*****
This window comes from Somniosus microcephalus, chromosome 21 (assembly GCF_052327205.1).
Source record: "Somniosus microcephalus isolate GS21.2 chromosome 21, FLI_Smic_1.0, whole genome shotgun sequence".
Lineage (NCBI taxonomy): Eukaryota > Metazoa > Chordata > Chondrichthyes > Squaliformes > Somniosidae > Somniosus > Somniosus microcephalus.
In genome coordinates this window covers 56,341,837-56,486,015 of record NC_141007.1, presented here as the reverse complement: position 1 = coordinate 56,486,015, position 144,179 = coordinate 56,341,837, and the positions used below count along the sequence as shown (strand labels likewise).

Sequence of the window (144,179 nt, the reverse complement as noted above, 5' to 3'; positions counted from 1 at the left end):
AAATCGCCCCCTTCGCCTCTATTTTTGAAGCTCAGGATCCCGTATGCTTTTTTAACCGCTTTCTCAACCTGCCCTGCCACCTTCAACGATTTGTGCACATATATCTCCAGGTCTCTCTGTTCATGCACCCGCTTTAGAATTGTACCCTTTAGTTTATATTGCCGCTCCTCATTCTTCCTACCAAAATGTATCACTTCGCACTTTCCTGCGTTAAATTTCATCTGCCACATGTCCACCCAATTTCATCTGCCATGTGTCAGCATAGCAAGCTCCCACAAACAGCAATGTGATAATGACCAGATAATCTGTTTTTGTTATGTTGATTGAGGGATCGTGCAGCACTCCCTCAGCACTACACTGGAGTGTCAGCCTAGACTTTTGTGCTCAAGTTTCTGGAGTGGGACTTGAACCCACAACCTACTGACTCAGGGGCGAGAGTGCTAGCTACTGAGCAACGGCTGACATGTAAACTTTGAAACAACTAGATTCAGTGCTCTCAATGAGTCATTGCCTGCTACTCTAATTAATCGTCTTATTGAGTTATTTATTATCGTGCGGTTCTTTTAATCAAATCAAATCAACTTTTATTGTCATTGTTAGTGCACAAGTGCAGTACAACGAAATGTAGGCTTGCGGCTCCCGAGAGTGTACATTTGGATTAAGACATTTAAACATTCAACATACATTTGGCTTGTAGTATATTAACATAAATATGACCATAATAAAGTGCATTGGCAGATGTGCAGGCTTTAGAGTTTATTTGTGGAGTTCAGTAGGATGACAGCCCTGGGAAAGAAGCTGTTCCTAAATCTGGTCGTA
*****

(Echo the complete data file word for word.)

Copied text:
This window comes from Somniosus microcephalus, chromosome 21 (assembly GCF_052327205.1).
Source record: "Somniosus microcephalus isolate GS21.2 chromosome 21, FLI_Smic_1.0, whole genome shotgun sequence".
Lineage (NCBI taxonomy): Eukaryota > Metazoa > Chordata > Chondrichthyes > Squaliformes > Somniosidae > Somniosus > Somniosus microcephalus.
In genome coordinates this window covers 56,341,837-56,486,015 of record NC_141007.1, presented here as the reverse complement: position 1 = coordinate 56,486,015, position 144,179 = coordinate 56,341,837, and the positions used below count along the sequence as shown (strand labels likewise).

Sequence of the window (144,179 nt, the reverse complement as noted above, 5' to 3'; positions counted from 1 at the left end):
AAATCGCCCCCTTCGCCTCTATTTTTGAAGCTCAGGATCCCGTATGCTTTTTTAACCGCTTTCTCAACCTGCCCTGCCACCTTCAACGATTTGTGCACATATATCTCCAGGTCTCTCTGTTCATGCACCCGCTTTAGAATTGTACCCTTTAGTTTATATTGCCGCTCCTCATTCTTCCTACCAAAATGTATCACTTCGCACTTTCCTGCGTTAAATTTCATCTGCCACATGTCCACCCAATTTCATCTGCCATGTGTCAGCATAGCAAGCTCCCACAAACAGCAATGTGATAATGACCAGATAATCTGTTTTTGTTATGTTGATTGAGGGATCGTGCAGCACTCCCTCAGCACTACACTGGAGTGTCAGCCTAGACTTTTGTGCTCAAGTTTCTGGAGTGGGACTTGAACCCACAACCTACTGACTCAGGGGCGAGAGTGCTAGCTACTGAGCAACGGCTGACATGTAAACTTTGAAACAACTAGATTCAGTGCTCTCAATGAGTCATTGCCTGCTACTCTAATTAATCGTCTTATTGAGTTATTTATTATCGTGCGGTTCTTTTAATCAAATCAAATCAACTTTTATTGTCATTGTTAGTGCACAAGTGCAGTACAACGAAATGTAGGCTTGCGGCTCCCGAGAGTGTACATTTGGATTAAGACATTTAAACATTCAACATACATTTGGCTTGTAGTATATTAACATAAATATGACCATAATAAAGTGCATTGGCAGATGTGCAGGCTTTAGAGTTTATTTGTGGAGTTCAGTAGGATGACAGCCCTGGGAAAGAAGCTGTTCCTAAATCTGGTCGTA